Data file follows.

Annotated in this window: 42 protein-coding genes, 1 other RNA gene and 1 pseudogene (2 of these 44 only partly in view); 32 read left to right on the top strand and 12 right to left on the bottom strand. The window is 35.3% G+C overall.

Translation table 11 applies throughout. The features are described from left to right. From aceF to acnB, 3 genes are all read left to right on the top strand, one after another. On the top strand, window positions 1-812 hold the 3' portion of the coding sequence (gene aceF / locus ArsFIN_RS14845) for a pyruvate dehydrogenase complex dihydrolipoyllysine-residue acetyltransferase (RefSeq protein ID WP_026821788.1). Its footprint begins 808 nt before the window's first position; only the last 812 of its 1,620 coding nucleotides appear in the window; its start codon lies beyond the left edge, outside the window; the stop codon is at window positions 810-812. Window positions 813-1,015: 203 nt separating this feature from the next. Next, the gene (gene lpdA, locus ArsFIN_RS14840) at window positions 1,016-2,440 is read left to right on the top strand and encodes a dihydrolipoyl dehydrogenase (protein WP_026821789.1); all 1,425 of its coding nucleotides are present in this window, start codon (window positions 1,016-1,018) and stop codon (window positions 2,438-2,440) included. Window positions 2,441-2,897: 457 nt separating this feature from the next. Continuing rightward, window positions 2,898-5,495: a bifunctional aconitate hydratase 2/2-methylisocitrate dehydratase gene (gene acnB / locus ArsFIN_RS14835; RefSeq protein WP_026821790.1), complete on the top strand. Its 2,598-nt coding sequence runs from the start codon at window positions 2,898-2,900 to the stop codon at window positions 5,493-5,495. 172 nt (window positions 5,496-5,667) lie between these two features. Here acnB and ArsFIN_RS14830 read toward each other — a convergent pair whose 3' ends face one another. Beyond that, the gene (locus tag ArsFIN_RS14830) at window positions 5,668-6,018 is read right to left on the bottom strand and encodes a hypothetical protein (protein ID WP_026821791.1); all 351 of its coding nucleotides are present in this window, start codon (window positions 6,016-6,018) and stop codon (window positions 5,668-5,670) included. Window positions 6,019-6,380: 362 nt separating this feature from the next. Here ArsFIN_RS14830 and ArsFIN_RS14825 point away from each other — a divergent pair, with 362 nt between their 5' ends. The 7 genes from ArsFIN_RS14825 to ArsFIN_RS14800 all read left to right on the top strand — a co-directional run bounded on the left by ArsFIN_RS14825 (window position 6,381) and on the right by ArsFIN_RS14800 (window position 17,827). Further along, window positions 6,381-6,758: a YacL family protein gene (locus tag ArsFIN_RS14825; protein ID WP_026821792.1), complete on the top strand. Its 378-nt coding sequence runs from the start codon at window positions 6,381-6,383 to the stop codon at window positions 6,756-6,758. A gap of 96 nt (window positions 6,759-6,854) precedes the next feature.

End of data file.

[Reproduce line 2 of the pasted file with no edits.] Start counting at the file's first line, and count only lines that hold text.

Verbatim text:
Translation table 11 applies throughout. The features are described from left to right. From aceF to acnB, 3 genes are all read left to right on the top strand, one after another. On the top strand, window positions 1-812 hold the 3' portion of the coding sequence (gene aceF / locus ArsFIN_RS14845) for a pyruvate dehydrogenase complex dihydrolipoyllysine-residue acetyltransferase (RefSeq protein ID WP_026821788.1). Its footprint begins 808 nt before the window's first position; only the last 812 of its 1,620 coding nucleotides appear in the window; its start codon lies beyond the left edge, outside the window; the stop codon is at window positions 810-812. Window positions 813-1,015: 203 nt separating this feature from the next. Next, the gene (gene lpdA, locus ArsFIN_RS14840) at window positions 1,016-2,440 is read left to right on the top strand and encodes a dihydrolipoyl dehydrogenase (protein WP_026821789.1); all 1,425 of its coding nucleotides are present in this window, start codon (window positions 1,016-1,018) and stop codon (window positions 2,438-2,440) included. Window positions 2,441-2,897: 457 nt separating this feature from the next. Continuing rightward, window positions 2,898-5,495: a bifunctional aconitate hydratase 2/2-methylisocitrate dehydratase gene (gene acnB / locus ArsFIN_RS14835; RefSeq protein WP_026821790.1), complete on the top strand. Its 2,598-nt coding sequence runs from the start codon at window positions 2,898-2,900 to the stop codon at window positions 5,493-5,495. 172 nt (window positions 5,496-5,667) lie between these two features. Here acnB and ArsFIN_RS14830 read toward each other — a convergent pair whose 3' ends face one another. Beyond that, the gene (locus tag ArsFIN_RS14830) at window positions 5,668-6,018 is read right to left on the bottom strand and encodes a hypothetical protein (protein ID WP_026821791.1); all 351 of its coding nucleotides are present in this window, start codon (window positions 6,016-6,018) and stop codon (window positions 5,668-5,670) included. Window positions 6,019-6,380: 362 nt separating this feature from the next. Here ArsFIN_RS14830 and ArsFIN_RS14825 point away from each other — a divergent pair, with 362 nt between their 5' ends. The 7 genes from ArsFIN_RS14825 to ArsFIN_RS14800 all read left to right on the top strand — a co-directional run bounded on the left by ArsFIN_RS14825 (window position 6,381) and on the right by ArsFIN_RS14800 (window position 17,827). Further along, window positions 6,381-6,758: a YacL family protein gene (locus tag ArsFIN_RS14825; protein ID WP_026821792.1), complete on the top strand. Its 378-nt coding sequence runs from the start codon at window positions 6,381-6,383 to the stop codon at window positions 6,756-6,758. A gap of 96 nt (window positions 6,759-6,854) precedes the next feature.